Priming the Pump: The Case for a Sector Based Approach to Impact Investing (Link): The Omidyar Network’s Matt Bannick and Paula Goldman make the case that the impact investing sector should focus more on what is required to spark, nurture, and scale entire sectors for social change. Although investing in firms is an essential component to driving sector-level change, it is ultimately sector development that matters most.

Frontier Capital: Early Stage Investing for Financial Returns and Social Impact in Emerging Markets (Link): At the convergence of impact investing and venture capital, Frontier Capital focuses on low to lower-middle income people in emerging markets. This report underlines the immense potential of new business models to serve these populations, generating both outsized impact and strong financial returns. It also underscores the need to segment the lower-middle-income opportunity by matching the right investors with the right investment opportunities.


The notion that "blending" capital of all shapes and sizes - from grants, loans to mezzanine and equity financing - can be a catalytic factor for impact investing has become a hot topic. What are some starting points for anyone interested in this idea?

Private Capital for Social Outcomes: Identifying Opportunities for Impact Investment in International Development (Link): There is a growing recognition that markets and the private sector must play a more significant role if we are to solve or at least make a dent in addressing some of the greatest challenges facing developing countries worldwide. Impact investments – which target social or other non-financial returns along with a financial return, and require measuring the achievement of both – provide an opportunity to bring new capital to developing economies, improve the effectiveness of international development interventions, and advance development using market principles. The report explores the concept of blending private and public capital for impact outcomes to help grow this market and practice.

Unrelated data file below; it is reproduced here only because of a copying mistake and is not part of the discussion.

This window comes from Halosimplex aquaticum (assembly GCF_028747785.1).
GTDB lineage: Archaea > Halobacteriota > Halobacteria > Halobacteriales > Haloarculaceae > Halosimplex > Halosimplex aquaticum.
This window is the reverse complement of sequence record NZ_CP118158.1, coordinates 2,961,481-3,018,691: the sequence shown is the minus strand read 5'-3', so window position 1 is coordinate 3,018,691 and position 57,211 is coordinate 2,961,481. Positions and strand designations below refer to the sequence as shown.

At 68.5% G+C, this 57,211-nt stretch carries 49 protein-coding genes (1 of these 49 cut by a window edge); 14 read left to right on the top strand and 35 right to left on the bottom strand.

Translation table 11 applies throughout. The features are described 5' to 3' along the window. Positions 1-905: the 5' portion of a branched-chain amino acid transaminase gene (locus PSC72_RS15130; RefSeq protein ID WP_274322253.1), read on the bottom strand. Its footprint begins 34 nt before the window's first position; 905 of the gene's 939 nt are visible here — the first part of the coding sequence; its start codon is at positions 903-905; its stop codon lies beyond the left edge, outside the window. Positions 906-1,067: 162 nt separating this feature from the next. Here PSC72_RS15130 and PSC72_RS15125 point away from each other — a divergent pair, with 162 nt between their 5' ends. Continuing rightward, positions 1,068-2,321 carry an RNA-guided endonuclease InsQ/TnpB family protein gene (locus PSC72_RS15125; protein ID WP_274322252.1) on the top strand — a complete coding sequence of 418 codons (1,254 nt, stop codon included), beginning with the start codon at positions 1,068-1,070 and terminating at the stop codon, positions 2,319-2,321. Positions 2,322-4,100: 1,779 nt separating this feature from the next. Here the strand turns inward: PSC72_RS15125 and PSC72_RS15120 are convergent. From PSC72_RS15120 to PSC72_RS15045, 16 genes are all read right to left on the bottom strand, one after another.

World Economic Forum’s Blended Finance Toolkit (Link): The Blended Finance Toolkit, a product of the Redesigning Development Finance Initiative (RDFI) of the World Economic Forum, is designed to provide an overview of the Blended Finance ecosystem and its benefits, while offering solutions for adopting this approach to finance and investment in emerging and frontier markets.


Given this is still such a new space, what about a few pointers for those who are entirely new to impact investing?

Early stage e-guide to impact investing (Link)

This guide draws from members of the Toniic Netwrok – a global impact investing network – as well as their peers, and aims to help those with an interest in early-stage impact enterprises see how this work is being done around the world.

Impact Investing: A Primer For Family Offices from the WEF (Link): The goal of this primer is to help family offices interested in impact investing to begin to understand how they can put it into practice. It offers useful frameworks and insights for multi-family offices, family businesses, family foundations and high-net-worth individuals as well as policy-makers and advisers.